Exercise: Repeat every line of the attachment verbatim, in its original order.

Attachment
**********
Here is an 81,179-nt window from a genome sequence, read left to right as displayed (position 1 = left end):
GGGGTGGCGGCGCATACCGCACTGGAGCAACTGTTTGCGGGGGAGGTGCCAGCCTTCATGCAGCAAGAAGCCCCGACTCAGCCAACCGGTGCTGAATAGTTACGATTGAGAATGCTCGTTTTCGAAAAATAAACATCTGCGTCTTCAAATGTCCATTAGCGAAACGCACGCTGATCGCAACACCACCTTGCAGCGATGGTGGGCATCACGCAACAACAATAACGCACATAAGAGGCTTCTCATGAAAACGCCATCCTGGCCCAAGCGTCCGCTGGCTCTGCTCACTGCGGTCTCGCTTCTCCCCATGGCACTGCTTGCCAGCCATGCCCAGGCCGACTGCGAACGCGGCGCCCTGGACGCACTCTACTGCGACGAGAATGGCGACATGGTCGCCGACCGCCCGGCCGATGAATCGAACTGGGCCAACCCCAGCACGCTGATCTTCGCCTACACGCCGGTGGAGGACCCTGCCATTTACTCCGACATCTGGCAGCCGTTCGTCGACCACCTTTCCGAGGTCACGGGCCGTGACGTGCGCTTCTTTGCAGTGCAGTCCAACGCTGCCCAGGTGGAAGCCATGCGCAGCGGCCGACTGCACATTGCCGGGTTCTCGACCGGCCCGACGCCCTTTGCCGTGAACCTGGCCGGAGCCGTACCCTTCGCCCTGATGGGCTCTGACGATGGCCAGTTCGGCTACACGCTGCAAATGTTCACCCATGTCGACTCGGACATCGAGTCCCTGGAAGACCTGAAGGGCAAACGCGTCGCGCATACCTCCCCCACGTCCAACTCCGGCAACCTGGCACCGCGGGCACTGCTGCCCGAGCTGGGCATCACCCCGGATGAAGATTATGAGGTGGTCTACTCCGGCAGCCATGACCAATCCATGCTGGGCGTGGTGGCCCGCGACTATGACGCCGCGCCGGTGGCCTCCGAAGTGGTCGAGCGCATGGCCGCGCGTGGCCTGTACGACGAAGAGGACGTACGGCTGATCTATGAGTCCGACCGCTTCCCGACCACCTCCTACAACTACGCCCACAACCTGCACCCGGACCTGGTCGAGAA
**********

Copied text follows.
Here is an 81,179-nt window from a genome sequence, read left to right as displayed (position 1 = left end):
GGGGTGGCGGCGCATACCGCACTGGAGCAACTGTTTGCGGGGGAGGTGCCAGCCTTCATGCAGCAAGAAGCCCCGACTCAGCCAACCGGTGCTGAATAGTTACGATTGAGAATGCTCGTTTTCGAAAAATAAACATCTGCGTCTTCAAATGTCCATTAGCGAAACGCACGCTGATCGCAACACCACCTTGCAGCGATGGTGGGCATCACGCAACAACAATAACGCACATAAGAGGCTTCTCATGAAAACGCCATCCTGGCCCAAGCGTCCGCTGGCTCTGCTCACTGCGGTCTCGCTTCTCCCCATGGCACTGCTTGCCAGCCATGCCCAGGCCGACTGCGAACGCGGCGCCCTGGACGCACTCTACTGCGACGAGAATGGCGACATGGTCGCCGACCGCCCGGCCGATGAATCGAACTGGGCCAACCCCAGCACGCTGATCTTCGCCTACACGCCGGTGGAGGACCCTGCCATTTACTCCGACATCTGGCAGCCGTTCGTCGACCACCTTTCCGAGGTCACGGGCCGTGACGTGCGCTTCTTTGCAGTGCAGTCCAACGCTGCCCAGGTGGAAGCCATGCGCAGCGGCCGACTGCACATTGCCGGGTTCTCGACCGGCCCGACGCCCTTTGCCGTGAACCTGGCCGGAGCCGTACCCTTCGCCCTGATGGGCTCTGACGATGGCCAGTTCGGCTACACGCTGCAAATGTTCACCCATGTCGACTCGGACATCGAGTCCCTGGAAGACCTGAAGGGCAAACGCGTCGCGCATACCTCCCCCACGTCCAACTCCGGCAACCTGGCACCGCGGGCACTGCTGCCCGAGCTGGGCATCACCCCGGATGAAGATTATGAGGTGGTCTACTCCGGCAGCCATGACCAATCCATGCTGGGCGTGGTGGCCCGCGACTATGACGCCGCGCCGGTGGCCTCCGAAGTGGTCGAGCGCATGGCCGCGCGTGGCCTGTACGACGAAGAGGACGTACGGCTGATCTATGAGTCCGACCGCTTCCCGACCACCTCCTACAACTACGCCCACAACCTGCACCCGGACCTGGTCGAGAA